Last year I submitted an article to a peer-reviewed book to be added as a chapter. Finally, my article got accepted and it is ready for publication. The publisher is going to be Springer.

I would like to share a copy of my article on my website and with my colleagues through the university repository. My concern is that I am not sure whether I can do it or not.

Springer has some sharing policies for journal articles. You can share a preprint version with a link to the published one (via DOI). However, it is not clear whether I can do that with a book chapter.

Can someone with similar experience clarify this?

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    You should ask the publisher. – user68958 Apr 10 '18 at 12:08

I generally recommend putting manuscripts online before involving the publisher, that way the manuscript is already public. For the OP, the manuscript can be put online, if no agreement has been signed. Otherwise, the signed agreement will need to be check to see what is permissible.

  • @Salias Have you signed an agreement? – user2768 Apr 10 '18 at 12:30
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    Hi, I have not signed anything. I just got a notification by email that my paper was accepted and ready to publish. However, I have found something that may have the answer to this. I have posted it as a response. – Salias Apr 10 '18 at 12:33
  • If you (nor your co-authors) haven't entered into an agreement with Springer, then you have no obligations to Springer. – user2768 Apr 10 '18 at 12:34
  • @Salias: I'm not a lawyer (and in particular, not your lawyer), but just because you don't remember signing a piece of paper doesn't mean you have not entered into a contract. You might have done so by sending your chapter in for review, for example, which may or may not mean that you are already prohibited from sharing your chapter. – RQM Jun 6 '18 at 13:04
  • Hi @RQM. Thanks very much for your comment. I think the same way. For now, I haven't taken any actions as the book will be published in a month. After that, I have decided to contact Springer editors. Also, my University requires me to send then a preprint copy (or an open-access copy) for their repositories, therefore, they should have an experienced legal team for this kind of issues. I will update this thread as soon as I have finally solved it. – Salias Jun 7 '18 at 2:41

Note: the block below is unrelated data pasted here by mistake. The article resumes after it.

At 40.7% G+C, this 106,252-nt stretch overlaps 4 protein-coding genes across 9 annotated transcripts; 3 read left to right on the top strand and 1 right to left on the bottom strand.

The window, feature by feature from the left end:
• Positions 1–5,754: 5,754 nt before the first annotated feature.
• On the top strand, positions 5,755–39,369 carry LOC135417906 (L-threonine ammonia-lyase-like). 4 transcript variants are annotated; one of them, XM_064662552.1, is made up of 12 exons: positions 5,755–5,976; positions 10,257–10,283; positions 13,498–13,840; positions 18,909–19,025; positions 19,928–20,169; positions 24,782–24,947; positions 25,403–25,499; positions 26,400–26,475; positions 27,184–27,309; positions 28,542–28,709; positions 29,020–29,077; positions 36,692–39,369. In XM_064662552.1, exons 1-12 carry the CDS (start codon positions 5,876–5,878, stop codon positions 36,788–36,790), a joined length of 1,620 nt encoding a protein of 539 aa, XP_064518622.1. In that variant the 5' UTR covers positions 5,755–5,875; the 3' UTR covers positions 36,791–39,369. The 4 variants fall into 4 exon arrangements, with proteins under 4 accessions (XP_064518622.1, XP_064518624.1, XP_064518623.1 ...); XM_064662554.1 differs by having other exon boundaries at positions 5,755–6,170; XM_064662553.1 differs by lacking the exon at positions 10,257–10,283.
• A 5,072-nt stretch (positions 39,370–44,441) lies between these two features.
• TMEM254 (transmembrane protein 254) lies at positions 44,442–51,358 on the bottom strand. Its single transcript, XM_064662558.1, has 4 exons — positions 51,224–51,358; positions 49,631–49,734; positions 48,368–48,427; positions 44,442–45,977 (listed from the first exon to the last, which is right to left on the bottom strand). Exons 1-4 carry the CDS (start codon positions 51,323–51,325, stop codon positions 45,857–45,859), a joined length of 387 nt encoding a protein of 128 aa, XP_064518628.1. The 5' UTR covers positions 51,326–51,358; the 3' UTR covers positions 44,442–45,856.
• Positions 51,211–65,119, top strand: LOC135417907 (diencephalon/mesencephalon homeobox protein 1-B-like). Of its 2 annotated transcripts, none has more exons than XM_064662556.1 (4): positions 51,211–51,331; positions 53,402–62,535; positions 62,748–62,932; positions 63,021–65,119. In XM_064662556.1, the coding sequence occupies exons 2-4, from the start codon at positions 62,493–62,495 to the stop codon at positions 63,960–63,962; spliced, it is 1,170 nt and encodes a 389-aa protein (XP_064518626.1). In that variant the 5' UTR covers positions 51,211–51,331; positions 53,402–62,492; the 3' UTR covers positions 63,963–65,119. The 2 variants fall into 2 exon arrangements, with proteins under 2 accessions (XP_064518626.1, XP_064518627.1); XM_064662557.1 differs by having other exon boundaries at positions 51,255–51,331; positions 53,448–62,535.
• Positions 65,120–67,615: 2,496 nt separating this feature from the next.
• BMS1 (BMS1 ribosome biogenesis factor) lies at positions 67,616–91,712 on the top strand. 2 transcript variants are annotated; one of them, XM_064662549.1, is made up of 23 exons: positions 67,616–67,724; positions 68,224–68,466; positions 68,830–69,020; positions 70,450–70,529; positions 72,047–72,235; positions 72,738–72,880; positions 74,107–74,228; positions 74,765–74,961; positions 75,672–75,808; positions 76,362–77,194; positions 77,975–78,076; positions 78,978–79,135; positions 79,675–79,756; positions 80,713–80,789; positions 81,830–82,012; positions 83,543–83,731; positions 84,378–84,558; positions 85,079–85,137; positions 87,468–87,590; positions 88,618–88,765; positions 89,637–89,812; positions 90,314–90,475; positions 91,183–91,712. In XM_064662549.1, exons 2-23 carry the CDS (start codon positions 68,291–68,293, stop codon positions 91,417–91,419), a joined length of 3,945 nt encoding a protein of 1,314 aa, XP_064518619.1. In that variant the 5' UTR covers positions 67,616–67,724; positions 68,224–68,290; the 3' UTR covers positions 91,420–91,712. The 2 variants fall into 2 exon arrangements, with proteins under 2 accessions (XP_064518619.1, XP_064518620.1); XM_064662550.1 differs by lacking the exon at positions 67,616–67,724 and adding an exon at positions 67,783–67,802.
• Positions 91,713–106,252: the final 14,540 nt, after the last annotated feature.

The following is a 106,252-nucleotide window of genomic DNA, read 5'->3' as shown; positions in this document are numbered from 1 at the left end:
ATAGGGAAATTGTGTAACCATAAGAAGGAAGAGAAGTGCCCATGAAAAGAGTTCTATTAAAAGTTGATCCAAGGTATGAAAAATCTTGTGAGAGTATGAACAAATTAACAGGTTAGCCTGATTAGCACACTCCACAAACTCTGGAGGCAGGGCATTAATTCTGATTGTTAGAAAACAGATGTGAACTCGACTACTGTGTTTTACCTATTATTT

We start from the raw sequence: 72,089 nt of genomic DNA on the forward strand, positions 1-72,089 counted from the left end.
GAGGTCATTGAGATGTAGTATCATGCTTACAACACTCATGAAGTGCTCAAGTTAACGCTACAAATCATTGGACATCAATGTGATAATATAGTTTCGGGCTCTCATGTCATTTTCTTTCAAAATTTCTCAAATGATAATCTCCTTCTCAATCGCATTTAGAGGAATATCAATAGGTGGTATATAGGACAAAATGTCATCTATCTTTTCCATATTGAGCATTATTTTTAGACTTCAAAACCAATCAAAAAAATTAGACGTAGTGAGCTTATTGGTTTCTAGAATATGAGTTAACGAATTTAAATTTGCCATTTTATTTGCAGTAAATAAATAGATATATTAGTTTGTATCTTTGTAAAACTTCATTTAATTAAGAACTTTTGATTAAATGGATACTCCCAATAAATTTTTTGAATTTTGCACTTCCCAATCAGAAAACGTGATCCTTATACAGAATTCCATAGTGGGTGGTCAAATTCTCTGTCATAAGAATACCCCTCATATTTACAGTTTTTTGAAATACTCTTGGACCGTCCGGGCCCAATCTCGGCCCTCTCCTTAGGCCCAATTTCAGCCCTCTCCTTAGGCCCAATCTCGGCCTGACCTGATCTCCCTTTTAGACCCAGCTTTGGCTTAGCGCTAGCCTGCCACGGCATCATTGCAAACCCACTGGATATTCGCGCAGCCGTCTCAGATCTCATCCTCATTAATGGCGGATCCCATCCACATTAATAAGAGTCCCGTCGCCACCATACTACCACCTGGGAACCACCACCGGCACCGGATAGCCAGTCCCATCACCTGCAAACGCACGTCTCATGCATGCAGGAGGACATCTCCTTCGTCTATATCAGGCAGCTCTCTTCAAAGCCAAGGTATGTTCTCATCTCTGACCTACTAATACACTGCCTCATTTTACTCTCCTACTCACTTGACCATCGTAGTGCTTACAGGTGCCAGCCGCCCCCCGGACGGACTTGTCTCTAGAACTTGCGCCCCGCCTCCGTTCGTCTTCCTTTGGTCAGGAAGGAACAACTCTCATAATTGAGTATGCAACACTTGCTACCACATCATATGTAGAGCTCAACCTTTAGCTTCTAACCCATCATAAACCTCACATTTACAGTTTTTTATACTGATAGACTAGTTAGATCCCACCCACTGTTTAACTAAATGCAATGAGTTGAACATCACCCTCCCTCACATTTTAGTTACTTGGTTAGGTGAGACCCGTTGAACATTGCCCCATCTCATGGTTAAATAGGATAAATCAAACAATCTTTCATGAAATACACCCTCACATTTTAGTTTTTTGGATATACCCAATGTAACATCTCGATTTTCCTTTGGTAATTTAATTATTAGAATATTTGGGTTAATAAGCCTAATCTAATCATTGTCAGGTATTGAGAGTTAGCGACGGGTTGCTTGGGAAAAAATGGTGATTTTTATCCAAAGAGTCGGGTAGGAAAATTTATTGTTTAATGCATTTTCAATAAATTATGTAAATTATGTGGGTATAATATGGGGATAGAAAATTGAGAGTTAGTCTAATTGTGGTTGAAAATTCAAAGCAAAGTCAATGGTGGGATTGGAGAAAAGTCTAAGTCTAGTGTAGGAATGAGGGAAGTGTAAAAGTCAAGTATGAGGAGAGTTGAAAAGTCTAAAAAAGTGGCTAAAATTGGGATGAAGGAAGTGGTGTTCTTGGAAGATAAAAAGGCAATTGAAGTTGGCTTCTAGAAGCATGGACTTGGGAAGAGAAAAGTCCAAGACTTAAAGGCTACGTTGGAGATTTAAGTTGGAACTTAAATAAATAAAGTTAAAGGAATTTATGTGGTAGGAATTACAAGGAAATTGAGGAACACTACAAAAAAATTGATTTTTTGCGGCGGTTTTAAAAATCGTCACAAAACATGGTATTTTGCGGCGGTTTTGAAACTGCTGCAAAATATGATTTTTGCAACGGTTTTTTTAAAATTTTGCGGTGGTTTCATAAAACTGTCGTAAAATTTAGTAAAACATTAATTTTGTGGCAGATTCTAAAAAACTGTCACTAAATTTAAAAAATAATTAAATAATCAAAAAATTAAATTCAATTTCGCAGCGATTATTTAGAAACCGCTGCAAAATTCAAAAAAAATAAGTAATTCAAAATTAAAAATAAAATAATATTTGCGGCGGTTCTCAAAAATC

This is the answer I got from Springer for a smiliar question:

"Thank you for getting in touch. Springer doesn’t have a green OA policy at this time. Chapter authors would need to choose the gold OA route. We are able to offer gold OA for chapters already published (retrospective OA) in cases where the authors need to fulfill a funder OA mandate.

Our policies regarding OA books can be found here: https://www.springernature.com/gp/open-research/policies/book-policies

Please feel free to be in touch if you have further questions—I’m happy to help."

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    In case people are not familiar with the newspeak used by publishers, "green OA" means that authors are allowed to published their own version of the work, aka "self archiving". On the other hand "gold OA" means authors pay the publisher for the privilege of giving the publisher all rights over their own work and making it open access. Remember, "gold" is for what ends up in the publisher's pockets. – user9646 Jun 7 '18 at 0:09

Do not be too legalistic. Finding what is legal or not may involve quite some work, and you may easily reach the wrong conclusion if you are not trained in law. Moreover, something can be tolerated even if it is not officially allowed. In your case, I would recommend that you share your chapter. The worst that can happen is that you are asked to remove it from the website and/or repository. But usually, big publishers go after platforms such as ResearchGate, not after individual scholars.


Digging in a little more, there is an statement on Springer self-archiving policies regarding books. It was a bit hidden and difficult to find. The statement can be found in this link and says the following:

Does Springer's self-archiving policy also apply to books?

No. Book publishing is a different business model, and this policy does not apply to books.

  • You haven't published a book and you haven't signed an agreement, so this isn't relevant. – user2768 Apr 10 '18 at 12:34
  • Ok. I will ask the publisher then about the agreement. That was very helpful, thanks for your help :). – Salias Apr 10 '18 at 12:36
  • You can put a draft online prior to signing the agreement. – user2768 Apr 10 '18 at 12:37
  • Then it will be public before the agreement right? Good idea. – Salias Apr 10 '18 at 12:38
  • 1
    Yes, public before the agreement, but make sure the agreement doesn't forbid prior public versions or require such versions to be removed or .... – user2768 Apr 10 '18 at 13:19

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